Every fall sees large numbers of visitors heading to the Front Royal area in pursuit of the breathtaking fall foliage vistas. But if you’re seeking nature’s glory splendor in Front Royal this year, make sure you catch the whole show! Mother Nature isn’t done after a day of drinking in the splendor of fall. There’s an equally glorious display about to come: the star-filled night sky.
There’s something about stargazing that’s good for the soul. The sight of thousands of sparkling lights coming from worlds away is one that never gets old. It’s a good reminder of how big the universe is. And how small we are.
And maybe it’s something we’re meant to see. After all, for most of human history, people everywhere enjoyed star filled skies on a regular basis. Today, light pollution has made stargazing difficult for those living in highly populated areas. That’s yet another reason to escape to the Front Royal area this fall so you can enjoy the night sky the way it’s supposed to be.
Stargazing Spots in the Front Royal Area
For those in search of the thrill of gazing at a starlit sky, there are two parks in the Front Royal area that offer particularly outstanding displays.
The first is Shenandoah National Park. Driving on Skyline Drive already makes you feel a bit closer to the sky. But for stargazers there’s still some light pollution from the towns in the valley below. To maximize your night sky viewing, head to one of the park’s top stargazing areas. The Big Meadows area is a sought-after stargazing spot, and the location of Shenandoah National Park’s formal astronomy program, which takes place on select Friday nights through the month of October. The Skyland Amphitheater is another top stargazing spot in the park. Making arrangements for a campsite,cabin, or hotel room in Shenandoah National Park is a great way to enjoy some stargazing without having to make a long trip home at night.
For more tips, see this guide to stargazing in Shenandoah National Park. The guide includes including a list of the top overlooks in the park for stargazing (with the least light pollution interference).
On the other side of Front Royal, another great option is Sky Meadows State Park. Sky Meadows offers such great night sky views, that it’s recently become an officially designated Dark Sky Park. The park typically closes at dusk, but check their schedule of events for the popular Astronomy for Everyone program. For these family friendly events, the park stays open after dark, and you can enjoy a guided stargazing experience. Or if you want a real stargazing adventure, plan on using their primitive hike-in tent camping site and spending a memorable night under the stars.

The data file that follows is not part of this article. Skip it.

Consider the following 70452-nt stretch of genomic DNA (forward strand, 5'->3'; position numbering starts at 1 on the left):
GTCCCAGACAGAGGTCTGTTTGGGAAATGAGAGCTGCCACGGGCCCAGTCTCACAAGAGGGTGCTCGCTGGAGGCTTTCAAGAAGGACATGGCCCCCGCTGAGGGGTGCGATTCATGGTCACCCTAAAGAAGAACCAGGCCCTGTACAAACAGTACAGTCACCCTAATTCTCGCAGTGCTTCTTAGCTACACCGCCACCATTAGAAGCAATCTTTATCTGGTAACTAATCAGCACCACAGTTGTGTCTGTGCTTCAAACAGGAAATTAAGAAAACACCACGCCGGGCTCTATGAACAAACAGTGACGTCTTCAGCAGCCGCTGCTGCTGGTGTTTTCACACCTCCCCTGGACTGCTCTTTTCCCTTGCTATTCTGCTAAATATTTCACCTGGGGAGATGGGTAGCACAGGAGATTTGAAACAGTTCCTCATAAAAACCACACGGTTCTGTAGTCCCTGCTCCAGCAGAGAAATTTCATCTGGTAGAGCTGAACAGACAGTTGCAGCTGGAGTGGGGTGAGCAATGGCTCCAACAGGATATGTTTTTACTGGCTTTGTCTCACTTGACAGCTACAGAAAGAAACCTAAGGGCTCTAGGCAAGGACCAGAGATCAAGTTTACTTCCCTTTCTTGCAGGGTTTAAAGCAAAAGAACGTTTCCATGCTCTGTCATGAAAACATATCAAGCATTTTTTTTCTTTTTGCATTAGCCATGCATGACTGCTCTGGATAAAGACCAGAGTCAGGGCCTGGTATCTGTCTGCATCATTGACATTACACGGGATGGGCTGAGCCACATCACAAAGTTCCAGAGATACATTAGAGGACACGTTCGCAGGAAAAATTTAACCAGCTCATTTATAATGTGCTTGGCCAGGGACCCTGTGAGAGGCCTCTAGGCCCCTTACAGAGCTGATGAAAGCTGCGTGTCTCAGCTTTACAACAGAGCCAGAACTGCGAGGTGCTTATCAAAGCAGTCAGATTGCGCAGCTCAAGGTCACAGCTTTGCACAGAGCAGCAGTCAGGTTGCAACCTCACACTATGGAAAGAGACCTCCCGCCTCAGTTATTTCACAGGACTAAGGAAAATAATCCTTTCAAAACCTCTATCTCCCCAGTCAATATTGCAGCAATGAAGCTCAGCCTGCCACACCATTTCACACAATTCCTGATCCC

Five Stargazing Tips
If you’re sold on making stargazing part of your next Front Royal adventure, read on for a few more tips that will help make your experience great!
1.Plan with the moon in mind. The brighter the moon, the less you’ll see of the stars, as the light of the moon can drown out these smaller nights. Stargazing will be best with a new or crescent moon above you.
1.Wait for clear skies. You’ll also want to make sure that there’s minimal cloud coverage blocking your views of the stars. Choose a crisp, clear fall night (and maybe bring a mug of hot chocolate!).
1.Let your eyes get used to the dark. You may not be used to being outside after dark, but your eyes will get there quicker than you think. While it takes several hours for your eyes to completely adjust to darker conditions, major changes take place in your eyes after just ten minutes of darkness, allowing you to see better. To help your eyes adjust, avoid using flashlights or other artificial lights as possible. It’s also helpful to avoid looking at phone screens. If you must use a light, try using one that’s tinted red.
1.Stay safe. If you’re an adventurous spirit in the park after dark, you might be tempted by the idea of a stargazing hike. While hiking at night can be a fun and memorable adventure, it’s important to keep in mind that you’ll want to take added safety precautions. Don’t stray from trails at night. You may find it impossible to retrace your steps without light. Also, avoid trails with hazards such as steep drops that could be particularly dangerous in the dark. Be particularly alert for wildlife. And as always, make sure someone knows where you are going, and when you expect to return.
For more stargazing tips, see this article on stargazing in Shenandoah National Park.
There are few sights as captivating as a night sky filled with stars, or as stunning as the Blue Ridge mountains lit up with the colors of fall. Plan to enjoy both this year. A combination leaf-peeping star-gazing trip will leave you filled with awe at nature’s wonders.
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